Author contributions

Conceptualization: Shuang Ma, Lian-He Yang, Endi Wang.

Data curation: Shuang Ma.

Formal analysis: Xuefeng Zhang, Hong-Tao Xu.

Funding acquisition: Hong-Tao Xu, Lian-He Yang.

Investigation: Wan-Lin Zhang, Shuai Shen, Cheng-Qian Yu.

Methodology: Wan-Lin Zhang, Shuai Shen, Cheng-Qian Yu.

Project administration: Lian-He Yang.

Resources: Lian-He Yang.

Supervision: Lian-He Yang, Endi Wang.

Validation: Hong-Tao Xu, Lian-He Yang, Endi Wang.

Writing – original draft: Shuang Ma.

Writing – review and editing: Siddhartha Sen Sen, Rachel Jug, Xuefeng Zhang, Lian-He Yang.

References

[1]. Dolecek TA, Propp JM, Stroup NE, et al. CBTRUS statistical report: primary brain and central nervous system tumors diagnosed in the United States in 2005–2009. Neuro Oncol 2012;14(suppl 5):v1–49.
[2]. Rubenstein JL, Gupta NK, Mannis GN, et al. How I treat CNS lymphomas. Blood 2013;122:2318–30.
[3]. Phillips EH, Fox CP, Cwynarski K. Primary CNS lymphoma. Current hematologic malignancy reports 2014;9:243–53.
[4]. Shenkier TN, Blay JY, O’Neill BP, et al. Primary CNS lymphoma of T-cell origin: a descriptive analysis from the international primary CNS lymphoma collaborative group. J Clin Oncol 2005;23:2233–9.
[5]. Lai R, Rosenblum MK, DeAngelis LM. Primary CNS lymphoma: a whole-brain disease? Neurology 2002;59:1557–62.
[6]. Jahnke K, Thiel E, Martus P, et al. Relapse of primary central nervous system lymphoma: clinical features, outcome and prognostic factors. J Neurooncol 2006;80:159–65.
[7]. Nayak L, Hedvat C, Rosenblum MK, et al. Late relapse in primary central nervous system lymphoma: clonal persistence. Neuro Oncol 2011;13:525–9.
[8]. Ozimek A, Diebold J, Linke R, et al. Bilateral primary adrenal non-Hodgkin's lymphoma and primary adrenocortical carcinoma--review of the literature preoperative differentiation of adrenal tumors. Endocr J 2008;55:625–38.
[9]. Kunavisarut T, Nitiyanant W, Muangsomboon S, et al. Non-Hodgkin lymphoma with adrenal insufficiency: a case report and literature review. J Med Assoc Thai 2009;92:687–90.
[10]. Grigg AP, Connors JM. Primary adrenal lymphoma. Clin Lymphoma 2003;4:154–60.
[11]. Ram N, Rashid O, Farooq S, et al. Primary adrenal non-Hodgkin lymphoma: a case report and review of the literature. J Med Case Rep 2017;11:108.
[12]. Bataille B, Delwail V, Menet E, et al. Primary intracerebral malignant lymphoma: report of 248 cases. J Neurosurg 2000;92:261–6.
[13]. Weller M, Martus P, Roth P, et al. Surgery for primary CNS lymphoma? Challenging a paradigm. Neuro Oncol 2012;14:1481–4.
[14]. Wang CC, Carnevale J, Rubenstein JL. Progress in central nervous system lymphomas. Br J Haematol 2014;166:311–25.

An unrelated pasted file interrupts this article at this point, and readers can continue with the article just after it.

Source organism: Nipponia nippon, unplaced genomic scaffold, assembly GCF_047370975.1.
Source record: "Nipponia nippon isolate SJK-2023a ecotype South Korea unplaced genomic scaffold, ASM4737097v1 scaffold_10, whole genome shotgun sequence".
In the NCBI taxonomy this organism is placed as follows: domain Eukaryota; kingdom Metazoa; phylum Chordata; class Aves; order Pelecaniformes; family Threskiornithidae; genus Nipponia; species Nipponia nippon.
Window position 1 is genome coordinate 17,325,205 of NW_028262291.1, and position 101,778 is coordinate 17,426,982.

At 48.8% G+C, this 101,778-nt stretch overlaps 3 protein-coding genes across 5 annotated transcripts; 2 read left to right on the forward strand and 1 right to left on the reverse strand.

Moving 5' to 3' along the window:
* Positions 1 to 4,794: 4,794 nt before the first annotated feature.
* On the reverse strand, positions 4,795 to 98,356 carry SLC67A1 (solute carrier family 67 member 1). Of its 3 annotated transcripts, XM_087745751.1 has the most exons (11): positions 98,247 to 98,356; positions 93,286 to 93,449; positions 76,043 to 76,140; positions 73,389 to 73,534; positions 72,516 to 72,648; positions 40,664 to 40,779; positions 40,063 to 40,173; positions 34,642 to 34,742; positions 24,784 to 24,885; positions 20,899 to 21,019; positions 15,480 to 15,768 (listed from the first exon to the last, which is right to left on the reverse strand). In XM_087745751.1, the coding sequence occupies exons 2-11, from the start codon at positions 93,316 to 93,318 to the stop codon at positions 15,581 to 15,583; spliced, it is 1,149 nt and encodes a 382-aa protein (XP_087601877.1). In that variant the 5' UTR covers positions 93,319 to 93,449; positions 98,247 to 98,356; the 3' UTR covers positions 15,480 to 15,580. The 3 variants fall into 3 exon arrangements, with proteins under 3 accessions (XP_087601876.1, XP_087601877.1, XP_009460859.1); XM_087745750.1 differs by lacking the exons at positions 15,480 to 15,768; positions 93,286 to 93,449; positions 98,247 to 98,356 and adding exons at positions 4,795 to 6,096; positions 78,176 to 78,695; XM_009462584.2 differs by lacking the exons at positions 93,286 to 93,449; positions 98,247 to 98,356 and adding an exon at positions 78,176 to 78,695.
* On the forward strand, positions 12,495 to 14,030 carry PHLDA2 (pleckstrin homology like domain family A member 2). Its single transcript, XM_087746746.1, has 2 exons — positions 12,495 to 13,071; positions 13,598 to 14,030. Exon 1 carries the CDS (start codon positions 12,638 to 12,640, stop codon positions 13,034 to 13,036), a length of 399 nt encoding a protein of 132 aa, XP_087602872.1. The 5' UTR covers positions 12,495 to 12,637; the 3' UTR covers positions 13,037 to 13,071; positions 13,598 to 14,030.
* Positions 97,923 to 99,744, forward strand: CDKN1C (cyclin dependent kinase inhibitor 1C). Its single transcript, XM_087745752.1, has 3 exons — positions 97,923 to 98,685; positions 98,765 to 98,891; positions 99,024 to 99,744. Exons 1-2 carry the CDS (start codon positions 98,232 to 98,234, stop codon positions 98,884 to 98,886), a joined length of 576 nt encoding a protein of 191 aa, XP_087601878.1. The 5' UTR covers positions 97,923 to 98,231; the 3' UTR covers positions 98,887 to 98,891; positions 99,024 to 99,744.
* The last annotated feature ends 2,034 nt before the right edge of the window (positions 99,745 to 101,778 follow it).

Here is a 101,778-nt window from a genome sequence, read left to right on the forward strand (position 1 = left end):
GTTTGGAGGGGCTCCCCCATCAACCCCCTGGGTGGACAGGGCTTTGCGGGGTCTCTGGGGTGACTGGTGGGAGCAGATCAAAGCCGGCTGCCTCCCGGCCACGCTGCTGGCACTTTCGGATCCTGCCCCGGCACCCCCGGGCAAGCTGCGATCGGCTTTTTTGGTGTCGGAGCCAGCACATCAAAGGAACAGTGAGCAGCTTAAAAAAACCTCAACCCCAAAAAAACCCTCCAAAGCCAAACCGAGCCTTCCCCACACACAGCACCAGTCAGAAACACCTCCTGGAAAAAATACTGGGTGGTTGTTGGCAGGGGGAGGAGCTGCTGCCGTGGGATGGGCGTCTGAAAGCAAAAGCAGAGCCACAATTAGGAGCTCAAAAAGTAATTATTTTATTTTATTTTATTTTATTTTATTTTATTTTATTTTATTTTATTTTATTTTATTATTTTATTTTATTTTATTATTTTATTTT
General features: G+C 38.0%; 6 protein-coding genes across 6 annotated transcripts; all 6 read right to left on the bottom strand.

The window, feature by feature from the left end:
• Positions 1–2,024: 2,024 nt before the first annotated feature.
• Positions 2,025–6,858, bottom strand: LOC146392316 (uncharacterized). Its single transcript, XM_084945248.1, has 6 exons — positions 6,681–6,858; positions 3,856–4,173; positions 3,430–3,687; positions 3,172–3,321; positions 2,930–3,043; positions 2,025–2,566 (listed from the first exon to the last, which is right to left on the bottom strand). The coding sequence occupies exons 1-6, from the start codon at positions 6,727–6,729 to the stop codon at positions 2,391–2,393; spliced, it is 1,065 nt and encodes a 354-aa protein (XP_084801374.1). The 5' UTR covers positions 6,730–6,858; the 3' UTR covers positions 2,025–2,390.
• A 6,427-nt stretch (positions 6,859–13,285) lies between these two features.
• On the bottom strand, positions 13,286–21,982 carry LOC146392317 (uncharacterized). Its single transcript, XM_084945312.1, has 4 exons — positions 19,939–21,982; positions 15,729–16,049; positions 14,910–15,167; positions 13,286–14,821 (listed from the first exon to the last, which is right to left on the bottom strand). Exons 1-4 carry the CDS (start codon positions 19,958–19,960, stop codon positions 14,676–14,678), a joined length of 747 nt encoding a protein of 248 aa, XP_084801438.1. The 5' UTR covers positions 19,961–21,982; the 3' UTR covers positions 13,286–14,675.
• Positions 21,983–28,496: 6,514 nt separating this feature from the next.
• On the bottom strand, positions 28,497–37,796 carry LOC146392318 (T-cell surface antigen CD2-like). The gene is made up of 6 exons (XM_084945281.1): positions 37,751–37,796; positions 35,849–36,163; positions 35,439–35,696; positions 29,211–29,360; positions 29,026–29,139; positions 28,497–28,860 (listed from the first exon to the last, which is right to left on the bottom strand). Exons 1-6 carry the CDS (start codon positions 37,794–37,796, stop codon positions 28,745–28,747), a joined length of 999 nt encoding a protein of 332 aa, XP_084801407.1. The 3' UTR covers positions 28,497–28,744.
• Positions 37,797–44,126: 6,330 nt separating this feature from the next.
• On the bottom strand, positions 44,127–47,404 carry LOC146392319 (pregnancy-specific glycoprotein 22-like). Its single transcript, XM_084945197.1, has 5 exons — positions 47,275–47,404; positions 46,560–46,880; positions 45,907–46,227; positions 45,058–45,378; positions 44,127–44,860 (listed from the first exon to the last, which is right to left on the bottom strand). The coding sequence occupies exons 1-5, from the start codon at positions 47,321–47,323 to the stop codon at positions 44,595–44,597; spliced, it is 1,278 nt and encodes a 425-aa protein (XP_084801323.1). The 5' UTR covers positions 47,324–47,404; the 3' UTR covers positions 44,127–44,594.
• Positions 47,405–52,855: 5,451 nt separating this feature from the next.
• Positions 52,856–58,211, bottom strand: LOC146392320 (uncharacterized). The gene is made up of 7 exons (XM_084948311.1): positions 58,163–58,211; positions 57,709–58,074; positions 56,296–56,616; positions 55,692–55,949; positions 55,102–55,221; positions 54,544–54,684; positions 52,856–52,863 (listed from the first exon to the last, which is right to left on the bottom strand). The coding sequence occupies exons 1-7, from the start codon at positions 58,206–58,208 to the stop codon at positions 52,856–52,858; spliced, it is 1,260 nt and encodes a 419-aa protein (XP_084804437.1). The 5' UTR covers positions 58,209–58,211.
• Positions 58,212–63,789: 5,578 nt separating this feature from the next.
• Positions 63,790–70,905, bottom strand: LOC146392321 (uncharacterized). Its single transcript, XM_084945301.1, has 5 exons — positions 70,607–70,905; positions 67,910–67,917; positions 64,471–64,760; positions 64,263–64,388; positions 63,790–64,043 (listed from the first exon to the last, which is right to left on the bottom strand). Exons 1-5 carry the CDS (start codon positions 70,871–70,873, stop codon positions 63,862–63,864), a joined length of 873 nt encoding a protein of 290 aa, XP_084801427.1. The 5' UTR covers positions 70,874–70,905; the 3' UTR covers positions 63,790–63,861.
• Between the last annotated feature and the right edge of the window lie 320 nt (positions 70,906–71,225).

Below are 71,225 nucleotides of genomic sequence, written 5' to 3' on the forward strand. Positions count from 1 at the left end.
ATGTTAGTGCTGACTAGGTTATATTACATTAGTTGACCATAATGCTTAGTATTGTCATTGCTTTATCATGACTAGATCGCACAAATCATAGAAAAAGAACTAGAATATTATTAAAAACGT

[15]. Ferreri AJ, Reni M, Foppoli M, et al. High-dose cytarabine plus high-dose methotrexate versus high-dose methotrexate alone in patients with primary CNS lymphoma: a randomised phase 2 trial. Lancet 2009;374:1512–20.
[16]. Bromberg JE, Doorduijn JK, Illerhaus G, et al. Central nervous system recurrence of systemic lymphoma in the era of stem cell transplantation—an International Primary Central Nervous System Lymphoma Study Group project. Haematologica 2013;98:808–13.
[17]. Soussain C, Hoang-Xuan K, Levy V. [Results of intensive chemotherapy followed by hematopoietic stem-cell rescue in 22 patients with refractory or recurrent primary CNS lymphoma or intraocular lymphoma]. Bull Cancer 2004;91:189–92.
[18]. Soussain C, Hoang-Xuan K, Taillandier L, et al. Intensive chemotherapy followed by hematopoietic stem-cell rescue for refractory and recurrent primary CNS and intraocular lymphoma: Societe Francaise de Greffe de Moelle Osseuse-Therapie Cellulaire. J Clin Oncol 2008;26:2512–8.
[19]. Soussain C, Suzan F, Hoang-Xuan K, et al. Results of intensive chemotherapy followed by hematopoietic stem-cell rescue in 22 patients with refractory or recurrent primary CNS lymphoma or intraocular lymphoma. J Clin Oncol 2001;19:742–9.
[20]. Cote GM, Hochberg EP, Muzikansky A, et al. Autologous stem cell transplantation with thiotepa, busulfan, and cyclophosphamide (TBC) conditioning in patients with CNS involvement by non-Hodgkin lymphoma. Biol Blood Marrow Transplant 2012;18:76–83.
[21]. Falzetti F, Di Ianni M, Ballanti S, et al. High-dose thiotepa, etoposide and carboplatin as conditioning regimen for autologous stem cell transplantation in patients with high-risk non-Hodgkin lymphoma. Clin Exp Med 2012;12:165–71.
[22]. Korfel A, Elter T, Thiel E, et al. Phase II study of central nervous system (CNS)-directed chemotherapy including high-dose chemotherapy with autologous stem cell transplantation for CNS relapse of aggressive lymphomas. Haematologica 2013;98:364–70.
Keywords:

central nervous system; differential diagnosis; diffuse large B-cell lymphoma; morphology; prognosis

Copyright © 2018 The Authors. Published by Wolters Kluwer Health, Inc. All rights reserved.